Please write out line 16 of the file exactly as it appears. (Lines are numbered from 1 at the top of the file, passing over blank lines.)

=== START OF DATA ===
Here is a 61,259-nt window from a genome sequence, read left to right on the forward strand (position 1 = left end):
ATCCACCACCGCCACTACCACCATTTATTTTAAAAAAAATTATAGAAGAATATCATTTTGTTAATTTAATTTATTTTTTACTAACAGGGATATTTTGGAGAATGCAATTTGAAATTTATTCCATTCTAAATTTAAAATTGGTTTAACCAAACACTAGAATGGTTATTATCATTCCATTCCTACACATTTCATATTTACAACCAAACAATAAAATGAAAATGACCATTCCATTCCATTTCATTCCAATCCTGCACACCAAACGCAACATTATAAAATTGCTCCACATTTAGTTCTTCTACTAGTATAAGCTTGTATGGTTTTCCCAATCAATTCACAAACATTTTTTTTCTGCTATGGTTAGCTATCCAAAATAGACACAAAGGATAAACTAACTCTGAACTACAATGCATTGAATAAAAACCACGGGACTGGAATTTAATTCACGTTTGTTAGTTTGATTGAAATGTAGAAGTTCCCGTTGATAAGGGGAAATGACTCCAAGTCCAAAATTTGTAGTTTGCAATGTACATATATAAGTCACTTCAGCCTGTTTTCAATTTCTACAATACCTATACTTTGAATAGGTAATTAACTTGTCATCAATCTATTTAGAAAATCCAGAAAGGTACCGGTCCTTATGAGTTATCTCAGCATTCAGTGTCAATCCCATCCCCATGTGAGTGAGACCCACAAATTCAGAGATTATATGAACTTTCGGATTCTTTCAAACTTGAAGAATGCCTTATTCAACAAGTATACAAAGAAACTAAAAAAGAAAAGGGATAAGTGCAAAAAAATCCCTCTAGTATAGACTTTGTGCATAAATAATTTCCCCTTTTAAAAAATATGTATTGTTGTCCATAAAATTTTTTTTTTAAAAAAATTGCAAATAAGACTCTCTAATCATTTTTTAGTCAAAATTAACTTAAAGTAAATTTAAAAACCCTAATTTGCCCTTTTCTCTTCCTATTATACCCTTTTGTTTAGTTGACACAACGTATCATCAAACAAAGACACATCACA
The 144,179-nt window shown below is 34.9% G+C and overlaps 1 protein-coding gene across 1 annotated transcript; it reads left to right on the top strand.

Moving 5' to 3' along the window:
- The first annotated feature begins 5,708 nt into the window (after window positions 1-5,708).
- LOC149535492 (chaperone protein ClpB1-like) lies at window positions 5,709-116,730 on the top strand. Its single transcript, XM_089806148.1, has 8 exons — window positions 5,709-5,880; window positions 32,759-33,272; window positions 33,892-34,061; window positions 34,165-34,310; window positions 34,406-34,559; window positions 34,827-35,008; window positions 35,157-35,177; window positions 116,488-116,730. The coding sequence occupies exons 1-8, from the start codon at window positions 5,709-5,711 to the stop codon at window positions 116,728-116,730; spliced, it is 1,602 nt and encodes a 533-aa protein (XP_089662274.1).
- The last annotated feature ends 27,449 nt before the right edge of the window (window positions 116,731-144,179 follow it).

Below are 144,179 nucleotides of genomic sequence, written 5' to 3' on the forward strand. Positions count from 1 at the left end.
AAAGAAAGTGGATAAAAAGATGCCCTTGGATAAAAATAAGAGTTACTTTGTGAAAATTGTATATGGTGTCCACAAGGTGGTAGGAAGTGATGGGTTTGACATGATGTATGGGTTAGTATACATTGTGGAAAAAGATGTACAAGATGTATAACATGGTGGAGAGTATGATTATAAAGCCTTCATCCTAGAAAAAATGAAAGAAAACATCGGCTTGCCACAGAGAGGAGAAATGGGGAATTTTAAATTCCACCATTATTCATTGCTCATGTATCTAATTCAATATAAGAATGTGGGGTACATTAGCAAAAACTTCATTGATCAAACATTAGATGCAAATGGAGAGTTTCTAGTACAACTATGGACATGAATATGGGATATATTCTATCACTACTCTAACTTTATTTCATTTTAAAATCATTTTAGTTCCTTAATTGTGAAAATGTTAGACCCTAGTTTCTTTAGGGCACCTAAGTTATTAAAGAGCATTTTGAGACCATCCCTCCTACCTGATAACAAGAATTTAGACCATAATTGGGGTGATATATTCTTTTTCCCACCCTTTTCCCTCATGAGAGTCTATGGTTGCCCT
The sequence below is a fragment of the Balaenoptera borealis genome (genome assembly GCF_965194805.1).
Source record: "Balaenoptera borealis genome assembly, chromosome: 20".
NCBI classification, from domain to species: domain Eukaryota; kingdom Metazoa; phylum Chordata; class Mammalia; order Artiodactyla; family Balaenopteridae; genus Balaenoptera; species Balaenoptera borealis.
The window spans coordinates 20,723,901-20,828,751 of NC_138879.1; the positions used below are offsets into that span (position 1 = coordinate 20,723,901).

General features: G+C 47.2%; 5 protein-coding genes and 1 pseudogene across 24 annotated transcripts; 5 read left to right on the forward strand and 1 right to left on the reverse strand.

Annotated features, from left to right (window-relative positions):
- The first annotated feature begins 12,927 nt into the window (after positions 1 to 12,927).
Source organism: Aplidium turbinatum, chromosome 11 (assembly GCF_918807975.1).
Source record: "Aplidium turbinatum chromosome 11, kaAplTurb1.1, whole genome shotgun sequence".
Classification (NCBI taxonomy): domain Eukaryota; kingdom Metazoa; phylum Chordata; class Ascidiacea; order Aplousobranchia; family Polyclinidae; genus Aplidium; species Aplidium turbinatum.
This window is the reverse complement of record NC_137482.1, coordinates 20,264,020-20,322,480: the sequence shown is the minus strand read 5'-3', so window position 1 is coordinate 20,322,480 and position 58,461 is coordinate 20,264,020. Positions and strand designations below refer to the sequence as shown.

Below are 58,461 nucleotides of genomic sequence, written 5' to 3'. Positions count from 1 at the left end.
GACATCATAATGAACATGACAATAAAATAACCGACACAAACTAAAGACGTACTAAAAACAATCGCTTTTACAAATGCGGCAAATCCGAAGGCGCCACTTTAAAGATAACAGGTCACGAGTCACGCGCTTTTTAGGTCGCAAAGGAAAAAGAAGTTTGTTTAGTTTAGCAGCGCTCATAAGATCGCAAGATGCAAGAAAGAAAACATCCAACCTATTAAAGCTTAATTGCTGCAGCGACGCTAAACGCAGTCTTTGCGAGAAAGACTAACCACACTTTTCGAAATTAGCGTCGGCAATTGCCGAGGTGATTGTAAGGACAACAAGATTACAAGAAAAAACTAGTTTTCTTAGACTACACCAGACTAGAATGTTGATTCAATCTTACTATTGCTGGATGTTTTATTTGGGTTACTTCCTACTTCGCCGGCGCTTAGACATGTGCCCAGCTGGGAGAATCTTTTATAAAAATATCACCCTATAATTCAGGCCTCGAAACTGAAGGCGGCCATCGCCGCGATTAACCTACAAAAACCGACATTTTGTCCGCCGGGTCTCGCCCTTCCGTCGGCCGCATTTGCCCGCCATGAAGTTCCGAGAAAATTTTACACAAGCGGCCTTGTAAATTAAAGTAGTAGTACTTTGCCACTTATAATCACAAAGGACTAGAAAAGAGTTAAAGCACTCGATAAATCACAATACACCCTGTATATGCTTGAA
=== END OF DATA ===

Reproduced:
- The first annotated feature begins 12,927 nt into the window (after positions 1 to 12,927).